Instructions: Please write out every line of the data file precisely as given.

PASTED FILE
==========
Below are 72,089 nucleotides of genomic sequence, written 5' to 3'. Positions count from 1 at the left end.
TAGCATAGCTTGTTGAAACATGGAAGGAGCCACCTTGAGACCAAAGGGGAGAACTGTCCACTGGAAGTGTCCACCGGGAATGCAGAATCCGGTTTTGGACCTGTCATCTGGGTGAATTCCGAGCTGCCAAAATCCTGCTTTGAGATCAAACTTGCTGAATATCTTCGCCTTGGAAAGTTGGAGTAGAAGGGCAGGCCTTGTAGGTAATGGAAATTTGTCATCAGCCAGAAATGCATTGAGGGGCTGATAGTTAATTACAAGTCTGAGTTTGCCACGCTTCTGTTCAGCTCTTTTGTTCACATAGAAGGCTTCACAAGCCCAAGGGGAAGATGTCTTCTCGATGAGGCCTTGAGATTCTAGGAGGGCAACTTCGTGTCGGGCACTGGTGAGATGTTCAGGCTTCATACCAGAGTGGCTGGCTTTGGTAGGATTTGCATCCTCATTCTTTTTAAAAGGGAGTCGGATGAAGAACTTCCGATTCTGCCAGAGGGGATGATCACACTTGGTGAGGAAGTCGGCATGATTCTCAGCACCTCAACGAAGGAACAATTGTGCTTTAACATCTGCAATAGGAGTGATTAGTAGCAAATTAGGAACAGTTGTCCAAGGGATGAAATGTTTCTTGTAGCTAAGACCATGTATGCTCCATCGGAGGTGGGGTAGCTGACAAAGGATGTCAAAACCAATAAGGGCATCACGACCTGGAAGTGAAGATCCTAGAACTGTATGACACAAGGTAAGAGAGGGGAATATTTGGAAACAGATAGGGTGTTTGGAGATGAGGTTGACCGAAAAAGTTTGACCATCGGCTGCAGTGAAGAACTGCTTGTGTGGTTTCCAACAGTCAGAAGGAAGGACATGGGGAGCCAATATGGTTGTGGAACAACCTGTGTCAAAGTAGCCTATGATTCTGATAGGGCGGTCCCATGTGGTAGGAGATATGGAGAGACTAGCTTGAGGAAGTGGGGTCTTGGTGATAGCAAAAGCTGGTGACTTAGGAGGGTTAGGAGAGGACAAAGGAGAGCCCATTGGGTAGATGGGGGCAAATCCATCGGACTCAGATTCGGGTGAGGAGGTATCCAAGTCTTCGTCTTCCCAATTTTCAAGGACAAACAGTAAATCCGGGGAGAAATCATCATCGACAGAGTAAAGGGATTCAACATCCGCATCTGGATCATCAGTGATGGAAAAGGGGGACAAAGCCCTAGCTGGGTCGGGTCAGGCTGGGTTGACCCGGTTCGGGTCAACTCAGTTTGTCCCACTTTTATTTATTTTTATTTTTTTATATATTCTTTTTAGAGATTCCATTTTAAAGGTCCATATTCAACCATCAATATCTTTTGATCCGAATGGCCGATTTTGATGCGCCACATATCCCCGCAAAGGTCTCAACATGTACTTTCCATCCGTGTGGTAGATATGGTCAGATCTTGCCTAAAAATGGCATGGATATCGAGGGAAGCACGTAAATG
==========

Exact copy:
Below are 72,089 nucleotides of genomic sequence, written 5' to 3'. Positions count from 1 at the left end.
TAGCATAGCTTGTTGAAACATGGAAGGAGCCACCTTGAGACCAAAGGGGAGAACTGTCCACTGGAAGTGTCCACCGGGAATGCAGAATCCGGTTTTGGACCTGTCATCTGGGTGAATTCCGAGCTGCCAAAATCCTGCTTTGAGATCAAACTTGCTGAATATCTTCGCCTTGGAAAGTTGGAGTAGAAGGGCAGGCCTTGTAGGTAATGGAAATTTGTCATCAGCCAGAAATGCATTGAGGGGCTGATAGTTAATTACAAGTCTGAGTTTGCCACGCTTCTGTTCAGCTCTTTTGTTCACATAGAAGGCTTCACAAGCCCAAGGGGAAGATGTCTTCTCGATGAGGCCTTGAGATTCTAGGAGGGCAACTTCGTGTCGGGCACTGGTGAGATGTTCAGGCTTCATACCAGAGTGGCTGGCTTTGGTAGGATTTGCATCCTCATTCTTTTTAAAAGGGAGTCGGATGAAGAACTTCCGATTCTGCCAGAGGGGATGATCACACTTGGTGAGGAAGTCGGCATGATTCTCAGCACCTCAACGAAGGAACAATTGTGCTTTAACATCTGCAATAGGAGTGATTAGTAGCAAATTAGGAACAGTTGTCCAAGGGATGAAATGTTTCTTGTAGCTAAGACCATGTATGCTCCATCGGAGGTGGGGTAGCTGACAAAGGATGTCAAAACCAATAAGGGCATCACGACCTGGAAGTGAAGATCCTAGAACTGTATGACACAAGGTAAGAGAGGGGAATATTTGGAAACAGATAGGGTGTTTGGAGATGAGGTTGACCGAAAAAGTTTGACCATCGGCTGCAGTGAAGAACTGCTTGTGTGGTTTCCAACAGTCAGAAGGAAGGACATGGGGAGCCAATATGGTTGTGGAACAACCTGTGTCAAAGTAGCCTATGATTCTGATAGGGCGGTCCCATGTGGTAGGAGATATGGAGAGACTAGCTTGAGGAAGTGGGGTCTTGGTGATAGCAAAAGCTGGTGACTTAGGAGGGTTAGGAGAGGACAAAGGAGAGCCCATTGGGTAGATGGGGGCAAATCCATCGGACTCAGATTCGGGTGAGGAGGTATCCAAGTCTTCGTCTTCCCAATTTTCAAGGACAAACAGTAAATCCGGGGAGAAATCATCATCGACAGAGTAAAGGGATTCAACATCCGCATCTGGATCATCAGTGATGGAAAAGGGGGACAAAGCCCTAGCTGGGTCGGGTCAGGCTGGGTTGACCCGGTTCGGGTCAACTCAGTTTGTCCCACTTTTATTTATTTTTATTTTTTTATATATTCTTTTTAGAGATTCCATTTTAAAGGTCCATATTCAACCATCAATATCTTTTGATCCGAATGGCCGATTTTGATGCGCCACATATCCCCGCAAAGGTCTCAACATGTACTTTCCATCCGTGTGGTAGATATGGTCAGATCTTGCCTAAAAATGGCATGGATATCGAGGGAAGCACGTAAATG